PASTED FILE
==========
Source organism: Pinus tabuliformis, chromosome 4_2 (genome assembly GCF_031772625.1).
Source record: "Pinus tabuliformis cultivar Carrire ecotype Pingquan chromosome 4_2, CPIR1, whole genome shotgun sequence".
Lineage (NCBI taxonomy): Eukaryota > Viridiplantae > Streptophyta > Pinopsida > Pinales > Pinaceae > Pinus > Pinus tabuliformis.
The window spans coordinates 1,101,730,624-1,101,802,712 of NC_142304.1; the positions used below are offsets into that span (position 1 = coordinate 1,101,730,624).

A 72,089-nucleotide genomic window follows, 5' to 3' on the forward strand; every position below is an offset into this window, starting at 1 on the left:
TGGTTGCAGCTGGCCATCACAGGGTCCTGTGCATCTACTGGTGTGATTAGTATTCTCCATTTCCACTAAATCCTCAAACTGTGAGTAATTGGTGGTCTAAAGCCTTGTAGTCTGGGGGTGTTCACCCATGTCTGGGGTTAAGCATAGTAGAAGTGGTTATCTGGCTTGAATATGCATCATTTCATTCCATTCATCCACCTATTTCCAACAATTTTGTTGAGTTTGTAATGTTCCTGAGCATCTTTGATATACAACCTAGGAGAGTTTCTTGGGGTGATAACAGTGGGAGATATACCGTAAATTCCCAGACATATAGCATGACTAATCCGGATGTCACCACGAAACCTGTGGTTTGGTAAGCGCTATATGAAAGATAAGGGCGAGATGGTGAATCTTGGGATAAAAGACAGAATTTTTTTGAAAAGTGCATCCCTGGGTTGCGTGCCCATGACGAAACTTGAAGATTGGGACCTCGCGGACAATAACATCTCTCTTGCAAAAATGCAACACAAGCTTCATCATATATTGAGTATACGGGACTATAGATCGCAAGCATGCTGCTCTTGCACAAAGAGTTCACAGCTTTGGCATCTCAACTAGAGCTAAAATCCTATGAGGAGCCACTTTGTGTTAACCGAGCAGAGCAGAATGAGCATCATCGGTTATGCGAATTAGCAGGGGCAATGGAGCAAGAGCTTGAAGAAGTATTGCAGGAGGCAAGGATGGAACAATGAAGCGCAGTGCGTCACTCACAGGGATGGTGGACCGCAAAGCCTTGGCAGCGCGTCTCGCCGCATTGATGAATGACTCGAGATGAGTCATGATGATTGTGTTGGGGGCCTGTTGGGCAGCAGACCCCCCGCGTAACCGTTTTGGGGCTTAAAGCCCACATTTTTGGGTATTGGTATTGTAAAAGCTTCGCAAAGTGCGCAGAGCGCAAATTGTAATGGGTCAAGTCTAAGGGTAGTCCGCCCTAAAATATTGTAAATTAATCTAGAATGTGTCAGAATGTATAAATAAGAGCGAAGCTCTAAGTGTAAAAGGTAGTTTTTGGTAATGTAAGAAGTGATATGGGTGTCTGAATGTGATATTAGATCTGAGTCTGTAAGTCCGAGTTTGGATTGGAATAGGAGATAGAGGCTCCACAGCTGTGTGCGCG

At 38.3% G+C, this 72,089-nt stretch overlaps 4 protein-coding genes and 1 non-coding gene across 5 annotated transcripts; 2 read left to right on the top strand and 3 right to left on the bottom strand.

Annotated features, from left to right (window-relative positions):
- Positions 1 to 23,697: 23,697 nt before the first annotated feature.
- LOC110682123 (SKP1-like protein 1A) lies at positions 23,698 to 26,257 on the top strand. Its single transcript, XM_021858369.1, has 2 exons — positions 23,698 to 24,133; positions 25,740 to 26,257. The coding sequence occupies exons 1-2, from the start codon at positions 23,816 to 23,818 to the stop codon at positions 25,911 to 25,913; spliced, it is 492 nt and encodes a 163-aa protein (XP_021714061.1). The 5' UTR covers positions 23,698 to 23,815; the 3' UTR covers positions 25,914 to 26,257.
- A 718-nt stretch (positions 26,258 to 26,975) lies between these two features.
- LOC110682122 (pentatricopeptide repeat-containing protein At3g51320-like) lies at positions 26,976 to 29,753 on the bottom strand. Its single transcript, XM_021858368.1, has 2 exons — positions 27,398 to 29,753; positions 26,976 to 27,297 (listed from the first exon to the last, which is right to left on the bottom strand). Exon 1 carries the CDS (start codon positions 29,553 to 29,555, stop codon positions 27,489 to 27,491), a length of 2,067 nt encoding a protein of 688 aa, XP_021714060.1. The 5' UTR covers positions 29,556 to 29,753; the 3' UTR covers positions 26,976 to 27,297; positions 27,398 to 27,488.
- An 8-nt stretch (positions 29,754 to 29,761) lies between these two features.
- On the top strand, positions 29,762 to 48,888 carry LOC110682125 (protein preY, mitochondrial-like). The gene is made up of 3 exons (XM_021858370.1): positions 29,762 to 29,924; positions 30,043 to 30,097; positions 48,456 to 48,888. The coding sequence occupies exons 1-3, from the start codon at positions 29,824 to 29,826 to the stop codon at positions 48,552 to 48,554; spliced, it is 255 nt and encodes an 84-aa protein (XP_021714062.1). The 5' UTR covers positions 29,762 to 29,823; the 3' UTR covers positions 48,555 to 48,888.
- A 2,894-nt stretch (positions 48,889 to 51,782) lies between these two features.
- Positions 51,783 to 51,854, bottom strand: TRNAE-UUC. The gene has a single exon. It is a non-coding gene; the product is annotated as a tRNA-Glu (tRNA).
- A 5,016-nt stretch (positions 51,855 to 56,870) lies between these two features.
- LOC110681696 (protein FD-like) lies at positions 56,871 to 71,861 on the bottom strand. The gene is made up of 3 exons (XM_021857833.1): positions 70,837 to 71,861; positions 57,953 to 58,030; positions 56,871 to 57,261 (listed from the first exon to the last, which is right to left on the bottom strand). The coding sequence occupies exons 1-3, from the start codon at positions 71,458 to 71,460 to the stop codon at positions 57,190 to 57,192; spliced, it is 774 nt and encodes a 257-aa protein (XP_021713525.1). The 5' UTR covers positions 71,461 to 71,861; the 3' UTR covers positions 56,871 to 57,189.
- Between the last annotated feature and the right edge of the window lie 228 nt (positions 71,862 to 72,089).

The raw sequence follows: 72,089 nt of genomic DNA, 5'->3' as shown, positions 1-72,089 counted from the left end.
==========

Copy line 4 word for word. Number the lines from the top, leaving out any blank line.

The window spans coordinates 1,101,730,624-1,101,802,712 of NC_142304.1; the positions used below are offsets into that span (position 1 = coordinate 1,101,730,624).